Monday, August 18, 2014
Cochrane glanced around Talbot’s Peak’s center square and tried not to let his horror show. It looked like the whole misbegotten population had turned out. To honor him, the wolf-man Dante said. Yeah, right. They were still shapeshifters, and they still outnumbered him, and they had still confiscated his weapons after the fight was over. This better not be the honor accorded the victim right before the sacrifice.
At least they’d left him his clothing this time. That was a step in the right direction.
A lean, gangly man with a twitchy nose stepped up to the podium. He’d been pointed out to Cochrane earlier as the current Mayor. “Fellow Peakites,” he spoke into the mic, “by now you’re all aware of the monster that threatened us and our town. We came together in the face of peril, and we triumphed. I’m proud of all of you.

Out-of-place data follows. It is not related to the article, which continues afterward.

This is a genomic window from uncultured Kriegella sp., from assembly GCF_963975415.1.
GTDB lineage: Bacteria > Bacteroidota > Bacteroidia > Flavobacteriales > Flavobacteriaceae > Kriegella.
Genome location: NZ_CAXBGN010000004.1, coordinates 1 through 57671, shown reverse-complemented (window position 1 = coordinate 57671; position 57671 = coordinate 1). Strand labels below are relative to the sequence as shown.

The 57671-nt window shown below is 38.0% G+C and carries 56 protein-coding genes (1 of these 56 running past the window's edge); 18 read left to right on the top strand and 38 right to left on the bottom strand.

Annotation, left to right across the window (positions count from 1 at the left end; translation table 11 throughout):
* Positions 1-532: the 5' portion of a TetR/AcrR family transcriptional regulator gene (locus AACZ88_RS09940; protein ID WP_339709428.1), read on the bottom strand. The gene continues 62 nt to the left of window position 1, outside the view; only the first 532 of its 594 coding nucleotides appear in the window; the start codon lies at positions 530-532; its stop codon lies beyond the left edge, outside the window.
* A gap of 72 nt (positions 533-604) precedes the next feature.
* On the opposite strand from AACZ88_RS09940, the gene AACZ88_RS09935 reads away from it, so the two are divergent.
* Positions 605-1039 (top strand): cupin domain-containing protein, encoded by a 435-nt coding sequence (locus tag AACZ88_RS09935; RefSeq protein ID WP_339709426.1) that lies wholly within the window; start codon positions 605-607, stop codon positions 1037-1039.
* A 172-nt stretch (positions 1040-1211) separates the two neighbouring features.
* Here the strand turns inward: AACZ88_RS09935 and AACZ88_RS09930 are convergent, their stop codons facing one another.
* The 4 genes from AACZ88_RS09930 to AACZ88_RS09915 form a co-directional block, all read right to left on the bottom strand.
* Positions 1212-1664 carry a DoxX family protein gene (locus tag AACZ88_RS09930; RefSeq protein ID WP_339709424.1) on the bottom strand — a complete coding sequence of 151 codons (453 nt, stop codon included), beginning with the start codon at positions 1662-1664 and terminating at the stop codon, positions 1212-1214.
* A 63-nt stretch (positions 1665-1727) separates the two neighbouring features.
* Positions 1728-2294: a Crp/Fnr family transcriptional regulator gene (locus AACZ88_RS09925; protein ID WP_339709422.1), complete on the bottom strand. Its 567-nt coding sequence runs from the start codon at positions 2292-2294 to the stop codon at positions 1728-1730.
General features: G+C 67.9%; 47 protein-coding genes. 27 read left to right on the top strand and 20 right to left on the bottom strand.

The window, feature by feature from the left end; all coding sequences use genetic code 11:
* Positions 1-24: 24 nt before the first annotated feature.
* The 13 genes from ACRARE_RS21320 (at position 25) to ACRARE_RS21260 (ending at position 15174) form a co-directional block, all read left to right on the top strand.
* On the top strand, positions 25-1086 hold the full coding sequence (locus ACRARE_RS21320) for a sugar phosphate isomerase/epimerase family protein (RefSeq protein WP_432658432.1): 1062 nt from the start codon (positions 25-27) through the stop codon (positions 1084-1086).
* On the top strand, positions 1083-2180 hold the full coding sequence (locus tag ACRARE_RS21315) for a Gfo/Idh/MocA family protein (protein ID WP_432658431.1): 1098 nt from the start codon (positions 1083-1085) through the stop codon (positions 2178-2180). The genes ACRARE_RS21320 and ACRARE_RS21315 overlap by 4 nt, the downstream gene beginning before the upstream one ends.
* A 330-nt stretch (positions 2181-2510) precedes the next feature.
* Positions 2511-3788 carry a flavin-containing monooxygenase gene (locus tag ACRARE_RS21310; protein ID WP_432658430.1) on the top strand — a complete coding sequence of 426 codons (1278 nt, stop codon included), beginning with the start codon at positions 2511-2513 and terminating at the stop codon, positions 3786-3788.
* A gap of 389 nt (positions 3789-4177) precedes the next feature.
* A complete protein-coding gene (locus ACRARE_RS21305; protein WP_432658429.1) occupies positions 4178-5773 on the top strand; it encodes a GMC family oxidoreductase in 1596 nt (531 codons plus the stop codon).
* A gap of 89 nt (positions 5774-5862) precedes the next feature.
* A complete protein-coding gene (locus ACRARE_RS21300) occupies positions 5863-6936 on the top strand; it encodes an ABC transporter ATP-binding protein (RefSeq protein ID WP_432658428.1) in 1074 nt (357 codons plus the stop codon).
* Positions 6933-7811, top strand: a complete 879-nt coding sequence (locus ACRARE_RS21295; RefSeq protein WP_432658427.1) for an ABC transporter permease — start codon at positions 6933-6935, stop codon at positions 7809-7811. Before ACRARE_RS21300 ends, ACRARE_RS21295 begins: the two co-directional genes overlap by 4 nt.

“Today we honor those who directly risked their lives and safety to defend us. Dante.” The wolf man seated near the podium stood and bowed modestly to the cheering crowd. “Duff McDuff and his cohorts.” From out of the crowd the Scotsmen and -woman raised tankards of liquor and roared something in Gaelic. “Rafael Golden.” The Mayor nodded skyward, where an eagle circled. “The Turkle family, who politely declined to join us this afternoon. Ditto for Syprelli, a newcomer to Talbot’s Peak, who nevertheless put her life on the line for us. I hope you all help to make her feel welcome here in the days to come. May I also extend our gratitude to a young man who played a vital role in our defense, yet chooses to remain anonymous.” Cochrane spotted Deuce standing with a bunch of glowering wolves dressed like Twilight wannabes. He was the only one smiling.